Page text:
Vlan admin down

Unanswered Question
May 17th, 2008

Hey guys,

I would like to know somthing about vlan being administratively down.

Do we able to access any devices associated with the admin down vlan?

Please refer here:

T001#sh run int vlan 301

Building configuration...

Current configuration : 97 bytes


interface Vlan301

ip address XX6.228.222.58

no ip route-cache



T001#sh run int g8/2

Building configuration...

Current configuration : 150 bytes


interface GigabitEthernet8/2

description UVPNFT001_Public


switchport access vlan 301

no ip address

speed 100

duplex full




UVPNFT001 which is connected to this switch is accessible even its vlan is shut down.

By right, any interfaces that belong to this vlan should be inaccessible right?

Thank you.



I have this problem too.
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bvsnarayana03 Sat, 05/17/2008 - 01:01

Are you sure the port is processing traffic. What is the output of sh int gi8/2 & sh int gi8/2 status ?

sirajmuneer Sat, 05/17/2008 - 01:22

I am sure as the user able to access the box remotely,

here are the requested output:

T001#sh int g8/2

GigabitEthernet8/2 is up, line protocol is up (connected)

Hardware is C6k 1000Mb 802.3, address is 0018.1833.d145 (bia 0018.1833.d145)

Description: UVPNT001_Public

MTU 1500 bytes, BW 100000 Kbit, DLY 10 usec,

reliability 255/255, txload 1/255, rxload 1/255

Encapsulation ARPA, loopback not set

Keepalive set (10 sec)

Full-duplex, 100Mb/s

input flow-control is off, output flow-control is on

Clock mode is auto

ARP type: ARPA, ARP Timeout 04:00:00

Last input never, output 00:00:47, output hang never

Last clearing of "show interface" counters 43w0d

Input queue: 0/2000/0/0 (size/max/drops/flushes); Total output drops: 18799

Queueing strategy: fifo

Output queue: 0/40 (size/max)

5 minute input rate 17000 bits/sec, 2 packets/sec

5 minute output rate 7000 bits/sec, 6 packets/sec

744989835 packets input, 613399131664 bytes, 0 no buffer

Received 318 broadcasts (0 multicasts)

0 runts, 0 giants, 0 throttles

0 input errors, 0 CRC, 0 frame, 0 overrun, 0 ignored

0 watchdog, 0 multicast, 0 pause input

0 input packets with dribble condition detected

724533228 packets output, 186620582563 bytes, 0 underruns

0 output errors, 0 collisions, 1 interface resets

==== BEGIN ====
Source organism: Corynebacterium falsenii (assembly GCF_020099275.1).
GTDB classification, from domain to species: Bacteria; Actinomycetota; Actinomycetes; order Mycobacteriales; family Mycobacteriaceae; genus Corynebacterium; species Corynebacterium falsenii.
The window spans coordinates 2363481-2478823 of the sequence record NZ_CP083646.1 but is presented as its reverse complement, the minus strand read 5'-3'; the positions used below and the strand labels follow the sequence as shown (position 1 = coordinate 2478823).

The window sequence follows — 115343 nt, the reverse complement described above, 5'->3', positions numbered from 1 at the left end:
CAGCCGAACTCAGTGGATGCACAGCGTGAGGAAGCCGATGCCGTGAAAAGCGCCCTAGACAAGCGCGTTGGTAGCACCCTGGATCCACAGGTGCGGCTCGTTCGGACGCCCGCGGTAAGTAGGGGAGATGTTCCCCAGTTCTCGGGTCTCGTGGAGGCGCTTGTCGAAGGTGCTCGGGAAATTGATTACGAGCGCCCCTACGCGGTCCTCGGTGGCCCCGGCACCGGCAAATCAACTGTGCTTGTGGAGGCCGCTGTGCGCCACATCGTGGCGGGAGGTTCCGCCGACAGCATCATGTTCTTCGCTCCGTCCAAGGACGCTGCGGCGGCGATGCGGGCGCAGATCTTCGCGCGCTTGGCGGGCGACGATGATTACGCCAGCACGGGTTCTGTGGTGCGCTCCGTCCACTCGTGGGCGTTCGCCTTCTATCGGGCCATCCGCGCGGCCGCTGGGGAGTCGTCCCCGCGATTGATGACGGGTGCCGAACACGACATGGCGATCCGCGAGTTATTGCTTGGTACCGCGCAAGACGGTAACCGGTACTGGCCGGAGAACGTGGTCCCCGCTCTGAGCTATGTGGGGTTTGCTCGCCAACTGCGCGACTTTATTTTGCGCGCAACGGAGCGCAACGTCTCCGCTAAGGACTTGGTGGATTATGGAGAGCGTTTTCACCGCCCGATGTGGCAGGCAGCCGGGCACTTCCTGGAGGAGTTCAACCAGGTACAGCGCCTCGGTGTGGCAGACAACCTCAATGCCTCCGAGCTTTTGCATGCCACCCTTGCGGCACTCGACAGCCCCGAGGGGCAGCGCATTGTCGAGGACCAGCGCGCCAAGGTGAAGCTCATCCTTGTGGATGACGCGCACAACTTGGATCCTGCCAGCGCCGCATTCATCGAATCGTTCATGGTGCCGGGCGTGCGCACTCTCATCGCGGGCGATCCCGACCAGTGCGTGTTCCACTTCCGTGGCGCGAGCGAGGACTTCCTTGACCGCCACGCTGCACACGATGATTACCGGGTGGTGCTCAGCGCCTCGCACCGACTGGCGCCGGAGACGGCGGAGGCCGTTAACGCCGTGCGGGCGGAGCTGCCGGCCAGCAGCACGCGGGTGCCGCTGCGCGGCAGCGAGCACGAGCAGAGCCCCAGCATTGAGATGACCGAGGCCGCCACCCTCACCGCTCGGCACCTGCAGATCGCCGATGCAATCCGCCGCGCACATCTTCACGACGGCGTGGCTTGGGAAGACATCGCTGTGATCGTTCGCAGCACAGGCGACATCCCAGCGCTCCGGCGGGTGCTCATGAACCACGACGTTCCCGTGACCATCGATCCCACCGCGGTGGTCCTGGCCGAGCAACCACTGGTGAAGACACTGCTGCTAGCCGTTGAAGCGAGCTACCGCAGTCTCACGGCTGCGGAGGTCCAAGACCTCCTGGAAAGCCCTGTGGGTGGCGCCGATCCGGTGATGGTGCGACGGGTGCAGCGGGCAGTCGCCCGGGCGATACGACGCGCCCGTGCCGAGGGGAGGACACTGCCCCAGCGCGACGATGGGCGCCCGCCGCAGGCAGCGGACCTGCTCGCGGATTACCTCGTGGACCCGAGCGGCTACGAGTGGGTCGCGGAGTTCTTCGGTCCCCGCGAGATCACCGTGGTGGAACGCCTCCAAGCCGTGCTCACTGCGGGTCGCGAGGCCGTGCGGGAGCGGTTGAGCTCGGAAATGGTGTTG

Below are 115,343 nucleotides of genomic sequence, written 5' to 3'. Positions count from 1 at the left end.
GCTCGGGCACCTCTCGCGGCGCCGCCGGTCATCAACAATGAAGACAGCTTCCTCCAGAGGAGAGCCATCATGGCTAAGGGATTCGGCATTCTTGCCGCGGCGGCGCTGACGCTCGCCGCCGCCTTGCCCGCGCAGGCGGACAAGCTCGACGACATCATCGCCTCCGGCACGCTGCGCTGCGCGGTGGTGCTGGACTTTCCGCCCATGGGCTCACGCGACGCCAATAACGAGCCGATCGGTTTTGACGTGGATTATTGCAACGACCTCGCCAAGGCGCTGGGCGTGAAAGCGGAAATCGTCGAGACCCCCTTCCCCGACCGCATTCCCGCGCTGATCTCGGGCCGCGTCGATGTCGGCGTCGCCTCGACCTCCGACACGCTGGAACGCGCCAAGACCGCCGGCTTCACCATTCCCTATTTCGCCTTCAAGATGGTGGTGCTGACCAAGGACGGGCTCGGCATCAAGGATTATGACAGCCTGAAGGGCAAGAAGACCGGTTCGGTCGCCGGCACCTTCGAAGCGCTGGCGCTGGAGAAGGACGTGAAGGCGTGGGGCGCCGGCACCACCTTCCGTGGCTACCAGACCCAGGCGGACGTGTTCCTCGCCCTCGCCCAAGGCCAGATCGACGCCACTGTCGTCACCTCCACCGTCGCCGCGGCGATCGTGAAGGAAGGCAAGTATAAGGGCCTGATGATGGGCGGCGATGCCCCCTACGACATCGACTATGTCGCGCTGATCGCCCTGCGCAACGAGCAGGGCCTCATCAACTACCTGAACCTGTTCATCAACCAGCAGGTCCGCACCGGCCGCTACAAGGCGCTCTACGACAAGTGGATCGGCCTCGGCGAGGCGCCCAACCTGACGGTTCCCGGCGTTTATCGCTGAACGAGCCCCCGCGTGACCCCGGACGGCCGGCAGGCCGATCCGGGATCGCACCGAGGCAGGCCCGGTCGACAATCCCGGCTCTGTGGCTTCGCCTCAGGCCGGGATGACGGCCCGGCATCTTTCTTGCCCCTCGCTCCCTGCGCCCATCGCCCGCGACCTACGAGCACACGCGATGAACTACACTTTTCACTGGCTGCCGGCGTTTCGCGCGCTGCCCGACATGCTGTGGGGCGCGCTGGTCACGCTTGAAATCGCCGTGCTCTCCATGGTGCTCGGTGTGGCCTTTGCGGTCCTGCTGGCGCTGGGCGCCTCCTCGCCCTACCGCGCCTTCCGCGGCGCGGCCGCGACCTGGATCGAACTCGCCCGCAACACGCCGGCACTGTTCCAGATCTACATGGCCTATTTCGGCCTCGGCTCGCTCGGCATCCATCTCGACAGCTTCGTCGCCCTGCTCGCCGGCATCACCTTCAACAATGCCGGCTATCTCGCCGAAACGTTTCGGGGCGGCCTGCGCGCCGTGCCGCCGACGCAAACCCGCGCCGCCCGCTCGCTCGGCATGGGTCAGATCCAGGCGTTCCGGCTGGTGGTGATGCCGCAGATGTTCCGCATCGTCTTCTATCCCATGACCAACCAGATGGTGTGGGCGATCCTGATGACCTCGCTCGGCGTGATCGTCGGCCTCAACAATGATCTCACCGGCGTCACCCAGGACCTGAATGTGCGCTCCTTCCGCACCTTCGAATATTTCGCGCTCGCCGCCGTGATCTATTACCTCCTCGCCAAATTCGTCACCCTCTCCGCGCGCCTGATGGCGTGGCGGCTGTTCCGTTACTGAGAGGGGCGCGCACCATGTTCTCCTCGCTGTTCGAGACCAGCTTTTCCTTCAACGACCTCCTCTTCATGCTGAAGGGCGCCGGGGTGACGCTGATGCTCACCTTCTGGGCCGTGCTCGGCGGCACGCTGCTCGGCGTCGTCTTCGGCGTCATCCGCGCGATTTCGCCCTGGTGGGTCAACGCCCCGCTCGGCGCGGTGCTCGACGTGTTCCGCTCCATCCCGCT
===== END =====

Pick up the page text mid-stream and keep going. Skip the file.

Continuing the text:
0 babbles, 0 late collision, 0 deferred

0 lost carrier, 0 no carrier, 0 PAUSE output

0 output buffer failures, 0 output buffers swapped out


T001#sh int g8/2 stat


Switching path Pkts In Chars In Pkts Out Chars Out

Processor 0 0 429361 197800269

Route cache 0 0 0 0

Distributed cache 0 0 0 0

Total 0 0 429361 197800269


Thank you.

glen.grant Sat, 05/17/2008 - 07:43

Not necessarily correct . You don't mention what kind of switch this is . More than likely this vlan is being routed by another device so its gateway on vlan 301 will be that device . If you look around you will find a connection to another routing device with vlan 301 on it . On layer 2 type switches the "interface vlan" or SVI is for managing the switch only and has nothing to do with any kind of routing for devices attached to that switch.

Richard Burts Sat, 05/17/2008 - 09:23


I agree with Glen but would take a slightly different emphasis. You assume that if the VLAN interface is shut down then the VLAN is down. But this confuses what happens at layer 2 with what happens at layer 3. If you shut down the VLAN interface then you stop the layer 3 processing of that VLAN on that switch. But it does not impact the processing of layer 2 on that switch. So the port remains active, the switch still maintains the mac-address-table and forwards to the PC connected to that port. And as long as there is an active layer 3 interface somewhere in that VLAN acting as default gateway for the PC then everything will work.



sirajmuneer Sun, 05/18/2008 - 21:07

Thanks for the explanation Rick,

But i still unable to understand the way this kind of network setup.

Surely anyone will access PC based on vlan 301's ip address which is act as default gateway for all interfaces that belong to its vlan group.

If we shut down vlan301, layer 3 process will be down for that subnet, so ip packets wont reach the destination right?

Appreciate if anyone able to review this kind of setup.



Richard Burts Mon, 05/19/2008 - 04:27


If the VLAN interface on this switch is shutdown then this switch is not providing layer 3 services (including routing) for VLAN 301. But as Glen pointed out, there is some other device that is providing the layer 3 routing. Perhaps there is another layer 3 switch in the network. Or perhaps there is a trunk port from the switch to some router that is doing inter VLAN routing.

It would be interesting to know what is configured on the PC as its default gateway.




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